In the business of saving lives
US based Lonza Biologics is an expert in the field of mammalian cells. Successful enough to defy the present economic decline in the US and in the process of a large expansion. Alfa Laval’s separators are central to this project.DATE 2017-07-12 AUTHOR Jeanette Cézanne
“We’re very excited about it,” says John Machulski, Director of Engineering. The plant is prepared for adding 3 x 20,000 litre bioreactor production capacity. It is a breathtaking step forward.”
“We’re adding 277,000 square feet of space,” Machulski says. “It’s one of the largest biotech project in the world at this time. It will be a four-year process, and we’re wrapping up one phase of it – the construction – in the next three months.” After that, there will be extensive validating testing before the service officially goes online.
In the meantime, a visitor to the facility in Portsmouth navigates a parking lot filled with construction crews. They all seem brisk and motivated, which is due at least in part to Director of manufacturing Nik Mongroo’s unique approach to teamwork. “People work best when they understand where their work fits in with the whole. So early on in the expansion we brought many of the construction workers on a tour of the production facility,” he explains. “We showed them what we do, and how we do it. That way, everyone is fully engaged.”
A different dimension
That engagement extends far beyond the construction crews working on the new production facility. What is truly striking about Lonza Biologics is how everyone seems to enjoy their work.
“We’re in the business of making materials that save people’s lives,” says Project Engineering Manager Gerry Coey. “That brings work into a new dimension. On a personal note, last year, my grandmother was dying. Lonza produced a drug that saved her life. How can you not like coming to work when that’s what we’re about?”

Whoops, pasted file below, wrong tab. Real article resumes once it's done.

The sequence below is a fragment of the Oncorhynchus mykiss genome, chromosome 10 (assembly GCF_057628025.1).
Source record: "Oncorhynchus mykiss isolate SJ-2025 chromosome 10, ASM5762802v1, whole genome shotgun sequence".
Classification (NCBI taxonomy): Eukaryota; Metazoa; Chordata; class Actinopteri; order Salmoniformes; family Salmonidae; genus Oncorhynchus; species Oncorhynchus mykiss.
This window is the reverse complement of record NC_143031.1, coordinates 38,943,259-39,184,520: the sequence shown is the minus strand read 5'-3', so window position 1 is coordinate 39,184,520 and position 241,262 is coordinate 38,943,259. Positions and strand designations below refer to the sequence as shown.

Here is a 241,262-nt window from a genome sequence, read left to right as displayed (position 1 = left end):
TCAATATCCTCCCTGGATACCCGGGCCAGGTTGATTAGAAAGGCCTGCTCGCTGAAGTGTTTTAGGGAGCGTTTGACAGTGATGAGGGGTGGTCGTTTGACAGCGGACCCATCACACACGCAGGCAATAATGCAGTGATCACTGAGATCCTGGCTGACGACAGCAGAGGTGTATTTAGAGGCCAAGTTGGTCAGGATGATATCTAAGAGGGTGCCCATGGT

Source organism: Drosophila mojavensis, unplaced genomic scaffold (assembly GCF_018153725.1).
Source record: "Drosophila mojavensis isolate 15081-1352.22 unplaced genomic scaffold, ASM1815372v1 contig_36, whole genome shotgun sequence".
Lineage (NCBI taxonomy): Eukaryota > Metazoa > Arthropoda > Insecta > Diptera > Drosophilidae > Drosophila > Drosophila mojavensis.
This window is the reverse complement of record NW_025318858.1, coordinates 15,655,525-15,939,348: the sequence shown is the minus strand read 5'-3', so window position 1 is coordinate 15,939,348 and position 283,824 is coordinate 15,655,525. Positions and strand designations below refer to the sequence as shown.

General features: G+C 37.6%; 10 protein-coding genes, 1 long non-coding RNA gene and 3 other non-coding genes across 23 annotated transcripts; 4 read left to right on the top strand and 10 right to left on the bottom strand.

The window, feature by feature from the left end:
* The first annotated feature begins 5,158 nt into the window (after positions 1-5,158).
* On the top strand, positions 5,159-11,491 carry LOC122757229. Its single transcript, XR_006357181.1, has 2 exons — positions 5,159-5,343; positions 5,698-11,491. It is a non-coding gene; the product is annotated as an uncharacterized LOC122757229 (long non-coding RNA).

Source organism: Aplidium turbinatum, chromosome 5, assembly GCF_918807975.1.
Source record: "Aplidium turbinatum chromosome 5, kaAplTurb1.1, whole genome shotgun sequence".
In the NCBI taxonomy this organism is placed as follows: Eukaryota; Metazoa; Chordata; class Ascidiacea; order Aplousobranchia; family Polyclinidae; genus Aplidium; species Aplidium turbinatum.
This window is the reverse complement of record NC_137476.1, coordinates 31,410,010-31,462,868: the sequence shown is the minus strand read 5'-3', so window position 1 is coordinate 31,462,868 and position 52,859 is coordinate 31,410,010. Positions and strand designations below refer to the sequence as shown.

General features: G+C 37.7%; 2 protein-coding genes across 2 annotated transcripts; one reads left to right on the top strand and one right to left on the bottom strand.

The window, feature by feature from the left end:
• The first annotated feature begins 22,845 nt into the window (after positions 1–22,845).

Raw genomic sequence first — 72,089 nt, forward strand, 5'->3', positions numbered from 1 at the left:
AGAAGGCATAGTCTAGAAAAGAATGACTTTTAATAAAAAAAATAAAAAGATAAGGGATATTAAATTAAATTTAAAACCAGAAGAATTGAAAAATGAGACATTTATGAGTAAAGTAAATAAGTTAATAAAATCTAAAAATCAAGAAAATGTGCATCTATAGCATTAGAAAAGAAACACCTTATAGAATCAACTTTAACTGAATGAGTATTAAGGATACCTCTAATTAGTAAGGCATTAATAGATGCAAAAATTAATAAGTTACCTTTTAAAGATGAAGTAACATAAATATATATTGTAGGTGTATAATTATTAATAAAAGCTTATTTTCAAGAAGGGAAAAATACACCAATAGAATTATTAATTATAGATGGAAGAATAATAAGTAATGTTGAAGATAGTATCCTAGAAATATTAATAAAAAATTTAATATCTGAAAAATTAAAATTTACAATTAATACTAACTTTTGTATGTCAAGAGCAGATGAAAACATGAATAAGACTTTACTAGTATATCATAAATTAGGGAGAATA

It’s a workforce that is not only committed, but highly educated as well. “The people are what costs us the most here,” Machulski points out. “We have college graduates working on the production floor.” That level of education is necessary, says Anne Moschella, Director of Sales and Marketing and herself a biochemist. “All of our salespeople have graduate degrees,” she explains. “It’s essential to know what you’re talking about when you go out to meet with a potential client. What you know is what the company knows.” She smiles. “We may be in marketing, but we still talk science all the time!”
Understanding that science is no small feat. Lonza Biologics is a leading contract manufacturer of therapeutic monoclonal antibodies and recombinant proteins derived from mammalian cell cultures. The company provides its clients with complete process development, manufacturing, and analytical services, including cell line construction and development through cell banking to large-scale cGMP (current Good Manufacturing Practice) manufacture. “No one else offers this kind of continuity,” says Machulski. “We take it all the way from the beaker to the commercially-viable product.”
What is happening at Lonza would have seemed like science fiction a few short years ago. Single cells are frozen in liquid nitrogen and then placed in an environment designed to increase the volume of cells. This inoculum has nutrients for growth added to it, then is moved into the fermenter. Nutrients are constantly being added to the product, hence the name – fed batch fermentation – given to the system.
After the protein has been expressed, the cell culture is transported to a centrifugal separator that clarifies the culture. Depending on the nature of the final product, it then goes through a number of stages to remove impurities before being ready for shipment to the customer. And there’s more in store in the future. “We might eventually do packaging as well,” says Mongroo. “It would make us a fill-finish facility – sort of one-stop shopping for the customer.”
The customer is where Lonza’s technology intersects with real life; it is the customer that is developing the drugs that are changing the way the pharmaceutical and biotechnology industries are doing business – and the way that the world is benefiting. Lonza Biologics is working on approximately 40 projects and with twenty customers at any given time, some of which are in the public domain; most of which are not.